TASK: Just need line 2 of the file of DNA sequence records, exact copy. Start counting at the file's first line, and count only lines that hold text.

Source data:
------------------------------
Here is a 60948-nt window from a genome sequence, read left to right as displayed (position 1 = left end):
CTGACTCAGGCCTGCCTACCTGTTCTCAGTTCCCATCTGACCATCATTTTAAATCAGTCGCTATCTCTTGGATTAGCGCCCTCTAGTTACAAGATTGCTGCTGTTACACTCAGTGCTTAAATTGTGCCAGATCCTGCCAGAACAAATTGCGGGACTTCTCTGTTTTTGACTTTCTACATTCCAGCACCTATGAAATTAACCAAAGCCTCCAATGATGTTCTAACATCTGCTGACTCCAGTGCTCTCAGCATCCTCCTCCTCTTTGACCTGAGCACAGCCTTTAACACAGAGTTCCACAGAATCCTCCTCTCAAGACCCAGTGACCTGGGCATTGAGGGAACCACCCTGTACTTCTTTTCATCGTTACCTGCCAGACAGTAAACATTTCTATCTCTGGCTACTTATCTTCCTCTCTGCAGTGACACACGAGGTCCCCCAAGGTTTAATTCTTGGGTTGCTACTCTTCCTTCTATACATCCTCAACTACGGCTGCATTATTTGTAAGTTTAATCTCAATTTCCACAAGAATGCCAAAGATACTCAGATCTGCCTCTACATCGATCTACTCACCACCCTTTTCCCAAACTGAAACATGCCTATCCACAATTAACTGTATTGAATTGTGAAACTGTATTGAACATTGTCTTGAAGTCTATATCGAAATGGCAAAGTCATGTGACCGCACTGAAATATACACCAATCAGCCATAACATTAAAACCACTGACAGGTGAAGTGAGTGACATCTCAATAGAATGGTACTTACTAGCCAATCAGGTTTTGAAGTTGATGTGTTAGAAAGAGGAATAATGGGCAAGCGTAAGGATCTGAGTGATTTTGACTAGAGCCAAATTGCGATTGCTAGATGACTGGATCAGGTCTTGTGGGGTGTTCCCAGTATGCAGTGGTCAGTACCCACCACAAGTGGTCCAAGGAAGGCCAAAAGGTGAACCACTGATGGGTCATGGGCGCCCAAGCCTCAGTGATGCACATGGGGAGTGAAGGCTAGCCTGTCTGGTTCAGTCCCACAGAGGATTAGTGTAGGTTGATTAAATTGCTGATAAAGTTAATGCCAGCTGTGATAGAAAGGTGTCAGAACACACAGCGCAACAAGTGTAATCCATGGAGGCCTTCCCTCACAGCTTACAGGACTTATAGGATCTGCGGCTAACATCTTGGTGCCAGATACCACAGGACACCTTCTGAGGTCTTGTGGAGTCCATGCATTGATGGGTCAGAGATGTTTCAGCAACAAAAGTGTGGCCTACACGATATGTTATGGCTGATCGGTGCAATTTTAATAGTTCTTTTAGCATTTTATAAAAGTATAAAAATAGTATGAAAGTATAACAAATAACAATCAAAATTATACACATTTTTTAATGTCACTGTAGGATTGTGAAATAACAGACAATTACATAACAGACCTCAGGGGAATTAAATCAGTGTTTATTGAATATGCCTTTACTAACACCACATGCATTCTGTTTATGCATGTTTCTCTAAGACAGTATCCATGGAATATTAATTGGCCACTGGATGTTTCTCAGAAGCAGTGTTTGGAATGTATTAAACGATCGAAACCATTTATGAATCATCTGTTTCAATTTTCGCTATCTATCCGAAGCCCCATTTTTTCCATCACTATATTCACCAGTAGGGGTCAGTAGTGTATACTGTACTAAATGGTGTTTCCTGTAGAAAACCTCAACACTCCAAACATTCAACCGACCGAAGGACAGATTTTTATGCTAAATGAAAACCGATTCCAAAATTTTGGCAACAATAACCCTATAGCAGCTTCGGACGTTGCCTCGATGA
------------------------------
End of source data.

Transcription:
CTGACTCAGGCCTGCCTACCTGTTCTCAGTTCCCATCTGACCATCATTTTAAATCAGTCGCTATCTCTTGGATTAGCGCCCTCTAGTTACAAGATTGCTGCTGTTACACTCAGTGCTTAAATTGTGCCAGATCCTGCCAGAACAAATTGCGGGACTTCTCTGTTTTTGACTTTCTACATTCCAGCACCTATGAAATTAACCAAAGCCTCCAATGATGTTCTAACATCTGCTGACTCCAGTGCTCTCAGCATCCTCCTCCTCTTTGACCTGAGCACAGCCTTTAACACAGAGTTCCACAGAATCCTCCTCTCAAGACCCAGTGACCTGGGCATTGAGGGAACCACCCTGTACTTCTTTTCATCGTTACCTGCCAGACAGTAAACATTTCTATCTCTGGCTACTTATCTTCCTCTCTGCAGTGACACACGAGGTCCCCCAAGGTTTAATTCTTGGGTTGCTACTCTTCCTTCTATACATCCTCAACTACGGCTGCATTATTTGTAAGTTTAATCTCAATTTCCACAAGAATGCCAAAGATACTCAGATCTGCCTCTACATCGATCTACTCACCACCCTTTTCCCAAACTGAAACATGCCTATCCACAATTAACTGTATTGAATTGTGAAACTGTATTGAACATTGTCTTGAAGTCTATATCGAAATGGCAAAGTCATGTGACCGCACTGAAATATACACCAATCAGCCATAACATTAAAACCACTGACAGGTGAAGTGAGTGACATCTCAATAGAATGGTACTTACTAGCCAATCAGGTTTTGAAGTTGATGTGTTAGAAAGAGGAATAATGGGCAAGCGTAAGGATCTGAGTGATTTTGACTAGAGCCAAATTGCGATTGCTAGATGACTGGATCAGGTCTTGTGGGGTGTTCCCAGTATGCAGTGGTCAGTACCCACCACAAGTGGTCCAAGGAAGGCCAAAAGGTGAACCACTGATGGGTCATGGGCGCCCAAGCCTCAGTGATGCACATGGGGAGTGAAGGCTAGCCTGTCTGGTTCAGTCCCACAGAGGATTAGTGTAGGTTGATTAAATTGCTGATAAAGTTAATGCCAGCTGTGATAGAAAGGTGTCAGAACACACAGCGCAACAAGTGTAATCCATGGAGGCCTTCCCTCACAGCTTACAGGACTTATAGGATCTGCGGCTAACATCTTGGTGCCAGATACCACAGGACACCTTCTGAGGTCTTGTGGAGTCCATGCATTGATGGGTCAGAGATGTTTCAGCAACAAAAGTGTGGCCTACACGATATGTTATGGCTGATCGGTGCAATTTTAATAGTTCTTTTAGCATTTTATAAAAGTATAAAAATAGTATGAAAGTATAACAAATAACAATCAAAATTATACACATTTTTTAATGTCACTGTAGGATTGTGAAATAACAGACAATTACATAACAGACCTCAGGGGAATTAAATCAGTGTTTATTGAATATGCCTTTACTAACACCACATGCATTCTGTTTATGCATGTTTCTCTAAGACAGTATCCATGGAATATTAATTGGCCACTGGATGTTTCTCAGAAGCAGTGTTTGGAATGTATTAAACGATCGAAACCATTTATGAATCATCTGTTTCAATTTTCGCTATCTATCCGAAGCCCCATTTTTTCCATCACTATATTCACCAGTAGGGGTCAGTAGTGTATACTGTACTAAATGGTGTTTCCTGTAGAAAACCTCAACACTCCAAACATTCAACCGACCGAAGGACAGATTTTTATGCTAAATGAAAACCGATTCCAAAATTTTGGCAACAATAACCCTATAGCAGCTTCGGACGTTGCCTCGATGA